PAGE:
When you're tasting wine, take a small sip, let it sit in your mouth, swish it around, and wait before coming to a conclusion. The initial flavors will be different from those that come later on, which is sometimes referred to as the "mid­-palate". They will be different from how it leaves your mouth feeling -­ the "finish". Let enough air mix with the wine in your mouth, and breathe out through your nose. Keep in mind that the type of glass and the temperature at which you drink the wine will affect its taste. Check out our article on choosing the best wine glass to enjoy your Burgundy wines, as this can make a noticeable difference.

Using Your Eyes and Nose in Wine Tasting

Tasting Red and White Burgundy wine in France

Burgundy wines come in an astonishing range of colors. When you’re looking at a wine in the glass, notice how the light is reflecting and refracting off both the wine and the glass, creating a range of colors. This is also known as the wine's 'robe.' For instance, Auxey­-Duresses reds may have a bright ruby color, while Meursault whites may have a greeny-­gold robe with silvery hints. One other thing to keep in mind is the way the wine runs back down the side of the glass when you swirl it. If it runs slowly, leaving drops behind (also called the 'legs' of a wine), then this may indicate high sugar and/or alcohol levels.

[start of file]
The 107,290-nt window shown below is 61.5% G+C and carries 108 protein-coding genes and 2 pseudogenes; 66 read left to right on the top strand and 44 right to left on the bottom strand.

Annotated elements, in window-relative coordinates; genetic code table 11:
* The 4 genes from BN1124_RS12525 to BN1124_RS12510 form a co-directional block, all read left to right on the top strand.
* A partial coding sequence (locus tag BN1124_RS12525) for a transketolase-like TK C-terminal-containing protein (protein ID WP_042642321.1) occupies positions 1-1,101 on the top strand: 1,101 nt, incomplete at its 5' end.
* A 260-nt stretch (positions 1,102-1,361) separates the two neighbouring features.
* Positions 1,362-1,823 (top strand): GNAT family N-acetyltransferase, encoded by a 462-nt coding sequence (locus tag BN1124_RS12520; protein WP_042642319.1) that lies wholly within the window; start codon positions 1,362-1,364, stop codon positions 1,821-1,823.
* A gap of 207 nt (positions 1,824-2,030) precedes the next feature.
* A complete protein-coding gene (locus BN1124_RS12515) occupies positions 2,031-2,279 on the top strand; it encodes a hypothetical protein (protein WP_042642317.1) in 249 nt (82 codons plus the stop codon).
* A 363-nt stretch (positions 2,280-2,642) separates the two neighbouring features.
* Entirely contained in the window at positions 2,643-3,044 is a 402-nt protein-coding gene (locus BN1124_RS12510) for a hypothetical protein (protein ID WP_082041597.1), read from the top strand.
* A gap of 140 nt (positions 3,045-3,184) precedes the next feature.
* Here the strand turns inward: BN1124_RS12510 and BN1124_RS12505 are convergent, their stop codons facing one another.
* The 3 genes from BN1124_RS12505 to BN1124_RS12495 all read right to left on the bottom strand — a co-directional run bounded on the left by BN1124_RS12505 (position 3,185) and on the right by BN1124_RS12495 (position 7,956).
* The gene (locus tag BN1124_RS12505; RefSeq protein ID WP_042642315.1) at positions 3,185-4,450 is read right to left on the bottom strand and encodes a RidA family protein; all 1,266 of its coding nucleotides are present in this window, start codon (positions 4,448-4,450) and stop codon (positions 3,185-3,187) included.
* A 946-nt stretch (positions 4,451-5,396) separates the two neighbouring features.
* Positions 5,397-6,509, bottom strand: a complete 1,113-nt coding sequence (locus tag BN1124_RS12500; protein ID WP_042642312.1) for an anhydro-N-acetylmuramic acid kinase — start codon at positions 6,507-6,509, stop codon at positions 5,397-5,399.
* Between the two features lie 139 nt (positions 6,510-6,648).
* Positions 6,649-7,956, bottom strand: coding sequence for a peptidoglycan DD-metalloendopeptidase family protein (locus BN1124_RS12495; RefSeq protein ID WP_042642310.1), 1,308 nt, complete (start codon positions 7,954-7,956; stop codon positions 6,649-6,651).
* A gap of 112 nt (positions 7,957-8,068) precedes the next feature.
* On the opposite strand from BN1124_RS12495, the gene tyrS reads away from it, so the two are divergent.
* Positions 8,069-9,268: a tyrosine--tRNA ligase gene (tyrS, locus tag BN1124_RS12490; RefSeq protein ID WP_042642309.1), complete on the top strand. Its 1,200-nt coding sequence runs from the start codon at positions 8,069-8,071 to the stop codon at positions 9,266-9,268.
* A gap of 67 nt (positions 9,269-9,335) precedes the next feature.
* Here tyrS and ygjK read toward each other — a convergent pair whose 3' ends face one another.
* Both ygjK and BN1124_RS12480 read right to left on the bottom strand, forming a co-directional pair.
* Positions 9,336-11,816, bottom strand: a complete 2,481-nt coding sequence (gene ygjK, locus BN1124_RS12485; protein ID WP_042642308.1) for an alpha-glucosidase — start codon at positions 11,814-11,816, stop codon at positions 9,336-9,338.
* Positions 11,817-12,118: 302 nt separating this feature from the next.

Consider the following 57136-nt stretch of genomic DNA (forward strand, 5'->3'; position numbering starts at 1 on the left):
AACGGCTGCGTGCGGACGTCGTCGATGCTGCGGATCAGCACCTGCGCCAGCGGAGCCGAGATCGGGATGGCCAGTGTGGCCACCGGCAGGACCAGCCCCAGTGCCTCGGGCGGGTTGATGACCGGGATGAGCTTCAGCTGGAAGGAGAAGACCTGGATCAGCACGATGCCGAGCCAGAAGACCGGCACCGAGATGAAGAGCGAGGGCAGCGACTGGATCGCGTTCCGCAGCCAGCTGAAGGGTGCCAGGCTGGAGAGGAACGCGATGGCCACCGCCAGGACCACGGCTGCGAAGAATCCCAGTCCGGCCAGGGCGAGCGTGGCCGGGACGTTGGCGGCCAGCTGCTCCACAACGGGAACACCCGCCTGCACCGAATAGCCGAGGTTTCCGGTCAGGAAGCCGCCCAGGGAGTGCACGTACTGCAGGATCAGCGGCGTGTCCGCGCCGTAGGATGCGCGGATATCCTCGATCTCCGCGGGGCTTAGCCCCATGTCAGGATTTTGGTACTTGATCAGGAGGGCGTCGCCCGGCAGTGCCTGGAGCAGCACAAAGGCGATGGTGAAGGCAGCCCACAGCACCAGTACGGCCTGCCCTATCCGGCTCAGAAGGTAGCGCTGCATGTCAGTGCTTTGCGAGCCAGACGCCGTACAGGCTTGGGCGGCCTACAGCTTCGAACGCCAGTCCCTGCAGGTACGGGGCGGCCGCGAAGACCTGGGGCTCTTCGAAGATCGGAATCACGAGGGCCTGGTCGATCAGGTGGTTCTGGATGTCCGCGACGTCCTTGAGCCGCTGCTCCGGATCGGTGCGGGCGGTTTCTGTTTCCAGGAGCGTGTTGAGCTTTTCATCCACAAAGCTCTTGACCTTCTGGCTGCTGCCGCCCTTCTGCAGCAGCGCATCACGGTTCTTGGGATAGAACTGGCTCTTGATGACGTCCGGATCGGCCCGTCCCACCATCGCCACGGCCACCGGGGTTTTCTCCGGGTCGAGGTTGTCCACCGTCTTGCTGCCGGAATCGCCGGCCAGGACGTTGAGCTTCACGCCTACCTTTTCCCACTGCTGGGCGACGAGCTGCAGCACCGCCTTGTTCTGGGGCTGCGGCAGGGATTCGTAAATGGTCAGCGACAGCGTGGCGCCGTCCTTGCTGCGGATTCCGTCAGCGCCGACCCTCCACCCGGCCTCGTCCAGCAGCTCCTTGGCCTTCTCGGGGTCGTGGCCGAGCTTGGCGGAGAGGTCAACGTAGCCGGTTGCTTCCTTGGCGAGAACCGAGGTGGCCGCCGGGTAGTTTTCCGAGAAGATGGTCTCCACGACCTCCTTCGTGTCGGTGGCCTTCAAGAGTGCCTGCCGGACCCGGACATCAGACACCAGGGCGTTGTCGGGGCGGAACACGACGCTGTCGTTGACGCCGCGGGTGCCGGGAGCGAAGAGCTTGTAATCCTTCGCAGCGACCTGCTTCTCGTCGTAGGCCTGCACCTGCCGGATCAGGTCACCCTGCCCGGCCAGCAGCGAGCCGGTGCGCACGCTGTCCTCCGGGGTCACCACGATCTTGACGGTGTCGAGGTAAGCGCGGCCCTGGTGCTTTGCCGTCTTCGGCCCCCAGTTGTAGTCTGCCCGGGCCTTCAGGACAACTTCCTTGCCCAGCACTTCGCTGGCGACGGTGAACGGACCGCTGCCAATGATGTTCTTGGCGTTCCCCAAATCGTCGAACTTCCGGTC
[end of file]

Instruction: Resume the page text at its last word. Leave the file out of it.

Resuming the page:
There are typically three types of aroma (or bouquet) to look out for in wine: primary (coming from the grapes themselves), secondary (from the fermentation or barrel), and tertiary (which develop as a wine ages and naturally evolves over time). Take in all of these aromas. Pinot Noir grapes may evoke images of spring flowers, musky ones such as jasmine, red or black fruits (like a great Aloxe­-Corton wine), cinnamon, liquorice, or even leather. Chardonnay can remind you of apples, almonds, honey and peaches (especially if you're drinking wine from Puligny­-Montrachet). You could even try thinking of wine in 3­dimensions ­ with layers of aroma and taste, and an overall 'structure' that has a beginning, middle, and end. If you're not getting much in terms of aromas, try decanting the wine. Check it's at the right temperature, too.

Here at we view our role very much as a curator of wines, spreading the word—and the joy—of the best small producers in Burgundy. We use a selective process, developed over many years. It's based on curating wines across vintages, producers and appellations. Because we have the local knowledge at our fingertips, and we only sell online, we’re able to offer you the best selection of superb-­quality, small­-appellation Burgundy wines at the most affordable prices. That's the ethos behind our Burgundy Wine palate advisor, too.

Domaine de Cromey Tasting Room

We have a specially-­designed tasting room at our disposal here at Domaine de Cromey, and now you've discovered our Burgundy Wine palate advisor we’d love you to visit the perfect room to drink our wines in! Steeped in history, and feeling a little like a private study crossed with a sports bar with a hint of baronial splendour, it’s the best place to try our wines (and not too far from the cellars either!) Why not visit these links to read more about what you can look forward to if you come and be our guest at a Cromey House Party or a Mix and Meet week?

Check out more of our articles that explain the intricate details of Burgundy wine. Our latest articles include a profile of Morey-­St­-Denis, a village located in the Côte de Nuits, and a piece on the Volnay AOC which is located in the Côte de Beaune and is famous for producing exceptional red wines. Also, don't forget to join our Burgundy Wine Club, which is open for membership now!